A Bowl Full of Peace: A True Story

Illustrated by Akira Kusaka  

Age Suitability: 6-11 years 

A Bowl Full of Peace shines a light on the history of Japan; more specifically the tragic day of the atomic bombing of the city of Nagasaki. This story recounts the events of that tragic day seen through the lens of Sachiko Yasui, a survivor.  

Based on true events, Sachiko and her family gather around a low table to get ready for dinner. As everyone is seated and settled, Grandma’s green bowl that has been passed down through previous generations is placed on the table filled with food. Before consuming the food placed on the table, everyone bows their heads and whispers, “Itadakimasu,” or “We humbly receive this food,” as a sign of gratitude and blessing. This has become a tradition for the family each time they have a meal together no matter if it was a lot or just a little.  

As the sounds of war progress outside, Sachiko and her family grow more concerned about their safety and decide to find shelter. Leaving everything behind, they find cover in a cave and wait for the siren to notify them that it’s ok to come out.  

Coming out of the darkness and into the light, Sachiko meets up with her friends to play, not noticing an enemy bomber high above in the sky. The enemy bomber deploys an atomic bomb onto the city destroying everything in its path. Luckily, Sachiko and many of her family members survive the blast, but they soon realize that the bomb has taken the life of her little brother Toshi. There is damage as far as their eyes can see, and Sachiko and her family travel to safer ground.  

In the days that follow, her remaining brothers and sisters become very ill due to the radiation from the blast and become casualties as a result. As time passes, Sachiko and her family make their way back to their home to find any signs of life. Hoping for the best but expecting the worse, Sachiko’s father discovers grandmother’s bowl in perfect condition. Realizing this good news of his findings, the bowl becomes that much more significant to their family as it’s not only used to remember their loved one that have been taken away but also as a symbol of survival and hope for a better future.  

At each anniversary of the bombing, Sachiko’s mother fills the bowl with ice to remind everyone of all who suffered and died from the atomic bomb. Sachiko continues this ritual through the years as one by one the members of her family are taken away from her. Kusaka’s book gives us a deeper and personal understanding of the realities of war and the importance of family during a time of crisis. 

Ellie Makes a Friend

Illustrated by Mike Wu

Age Suitability: 3-5 years 

Friendship is put to the test in this adorable story of accepting the differences among us all. This story begins as a crowd of animal friends in the zoo are greeted by an unfamiliar face coming from a land far away, Ping, a panda bear. Seeing each other for the very first time, a friendly elephant named Ellie steps out of the group and introduces herself to the new visitor. Unfortunately, communication becomes difficult as neither Ellie nor the rest of the animals understands one another due to a language barrier. Not to get discouraged by this, Ping uses her skills in brushwork and calligraphy to make the best out of the situation, and the animal friends become intrigued by what Ping paints.  

Stroke by stroke, Lucy the giraffe notices that Elli and Ping have common interests, but jealousy ensues when this is brought up. With Ellie’s friends gravitating toward Ping and her unique talents, Ellie isolates herself from the rest of her animal friends. With every right to feel discouraged at what is happening, Ellie receives reassurance from a wise monkey named Gerard and tells her that her paintings are just as unique onto itself and that both of their shared interest in the art of painting should be celebrated rather than compared to one another.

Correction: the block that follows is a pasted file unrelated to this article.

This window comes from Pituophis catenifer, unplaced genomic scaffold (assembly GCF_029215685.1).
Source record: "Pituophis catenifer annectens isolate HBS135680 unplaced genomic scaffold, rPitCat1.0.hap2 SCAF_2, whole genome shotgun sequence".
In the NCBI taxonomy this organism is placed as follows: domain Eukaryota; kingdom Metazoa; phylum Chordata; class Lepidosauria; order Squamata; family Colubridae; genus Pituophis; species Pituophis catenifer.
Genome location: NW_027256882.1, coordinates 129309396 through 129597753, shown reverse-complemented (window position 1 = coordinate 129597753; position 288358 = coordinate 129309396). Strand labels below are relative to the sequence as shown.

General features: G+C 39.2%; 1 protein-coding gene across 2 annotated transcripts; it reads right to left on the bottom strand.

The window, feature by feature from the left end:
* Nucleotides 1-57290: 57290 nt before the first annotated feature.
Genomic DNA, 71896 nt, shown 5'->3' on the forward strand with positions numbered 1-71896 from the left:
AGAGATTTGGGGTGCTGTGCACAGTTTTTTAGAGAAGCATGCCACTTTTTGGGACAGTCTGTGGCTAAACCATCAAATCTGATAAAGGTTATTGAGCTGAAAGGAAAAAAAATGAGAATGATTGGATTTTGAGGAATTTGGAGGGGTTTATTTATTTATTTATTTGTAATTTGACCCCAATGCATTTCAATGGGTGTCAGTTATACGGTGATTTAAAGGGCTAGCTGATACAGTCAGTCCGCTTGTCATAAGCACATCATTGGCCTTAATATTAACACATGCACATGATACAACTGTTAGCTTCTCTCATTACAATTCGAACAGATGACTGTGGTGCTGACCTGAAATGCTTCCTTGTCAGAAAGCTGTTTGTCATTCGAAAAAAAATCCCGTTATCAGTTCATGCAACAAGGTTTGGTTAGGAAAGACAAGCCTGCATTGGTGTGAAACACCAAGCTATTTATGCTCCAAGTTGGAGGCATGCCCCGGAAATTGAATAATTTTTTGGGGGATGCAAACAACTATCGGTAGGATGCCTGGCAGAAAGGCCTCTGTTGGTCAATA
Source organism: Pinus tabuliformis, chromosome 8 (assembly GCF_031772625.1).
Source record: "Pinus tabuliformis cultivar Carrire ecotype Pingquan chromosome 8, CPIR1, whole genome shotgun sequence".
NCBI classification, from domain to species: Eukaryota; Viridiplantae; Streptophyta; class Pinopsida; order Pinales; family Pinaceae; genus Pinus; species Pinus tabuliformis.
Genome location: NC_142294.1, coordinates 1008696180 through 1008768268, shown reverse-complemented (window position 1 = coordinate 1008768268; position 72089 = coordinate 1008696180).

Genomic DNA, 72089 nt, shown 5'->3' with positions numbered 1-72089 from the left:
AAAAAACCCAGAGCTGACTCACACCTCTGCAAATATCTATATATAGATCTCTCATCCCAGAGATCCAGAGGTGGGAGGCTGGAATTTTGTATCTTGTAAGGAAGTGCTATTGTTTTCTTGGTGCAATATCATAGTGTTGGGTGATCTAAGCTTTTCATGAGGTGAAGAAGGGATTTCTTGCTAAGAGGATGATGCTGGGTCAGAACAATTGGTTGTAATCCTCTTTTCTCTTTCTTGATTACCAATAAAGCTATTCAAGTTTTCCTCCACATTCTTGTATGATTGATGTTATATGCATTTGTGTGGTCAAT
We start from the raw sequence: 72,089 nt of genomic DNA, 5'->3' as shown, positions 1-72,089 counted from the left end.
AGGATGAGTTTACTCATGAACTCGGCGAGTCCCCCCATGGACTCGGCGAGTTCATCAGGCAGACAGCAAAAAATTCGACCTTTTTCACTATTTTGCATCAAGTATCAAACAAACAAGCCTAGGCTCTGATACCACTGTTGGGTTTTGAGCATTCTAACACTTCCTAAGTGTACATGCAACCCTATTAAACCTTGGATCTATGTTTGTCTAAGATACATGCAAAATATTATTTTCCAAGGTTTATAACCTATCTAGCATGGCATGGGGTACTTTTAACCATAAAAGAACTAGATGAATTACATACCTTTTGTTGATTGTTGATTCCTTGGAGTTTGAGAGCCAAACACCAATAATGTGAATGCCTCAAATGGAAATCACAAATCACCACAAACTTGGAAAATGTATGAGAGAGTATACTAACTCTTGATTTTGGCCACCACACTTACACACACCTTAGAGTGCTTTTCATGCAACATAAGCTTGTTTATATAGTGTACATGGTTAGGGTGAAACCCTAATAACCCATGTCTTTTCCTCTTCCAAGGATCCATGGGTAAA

Hearing this, Ellie wonders if the two artists could work together. Finding Ping still with a paintbrush in hand, Ellie decides to get to know who Ping the panda is. She discovers that she not only likes to paint but also finds out what her other interests are. As Ping reveals more of herself, they begin to develop a closer bond where they are able to bring out the best in each other and accept each other for who they are. With a rekindled friendship for one another, Ellie and Ping are able to make both of their styles of painting work in harmony and in return reiterates the idea that if we are able to give people a chance, good things will result of it. 

Hat Tricks

Illustrated by Satoshi Kitamura

Age Suitability: 2-6 years 

In Kitamura’s latest book, Hat Tricks, audiences are invited to a magic show filled with mystery and surprise. Making a bold entrance onto the performance floor, Hattie, the rabbit magician begins her show like none other by popping out of a magical black hat dressed in a simple magician’s costume consisting of that of a gold jacket and a red bow tie with a magic wand.  

As the show begins, Hattie urges the audience to say the magic words of “abracadabra katakurico” along with her, because we all know that no magic show can go on without those infamous words. Pointing her wand to the hat that she came out from previously, Hattie successfully brings out her animal friends one by one.  

First, audiences are introduced to a frightened yellow cat that apparently wants no part in this magic show, as revealed through her many facial expressions. As the show progresses on, audiences are greeted with a tail from a squirrel, a tentacle from an octopus, and an antler from a moose. 

Moreover, as the animals pop out of the magical hat, they become increasing bigger in size. What seemingly has began looking like something so ordinary becomes something much bigger and more exciting. Could it get any bigger than the enormous elephant that seems to devour the pages of the book? Could there really be such a thing as a magical hat? Can it get more weird and bizarre?  

For the grand finale, audiences are in for a real treat as they are treated to something most unexpected when something larger than life and quite unexpected appears from the bottomless hat that surprises even Hattie the magician herself. This is a perfect selection for anybody who has a love of animals and also surprises; and, who doesn’t like surprises?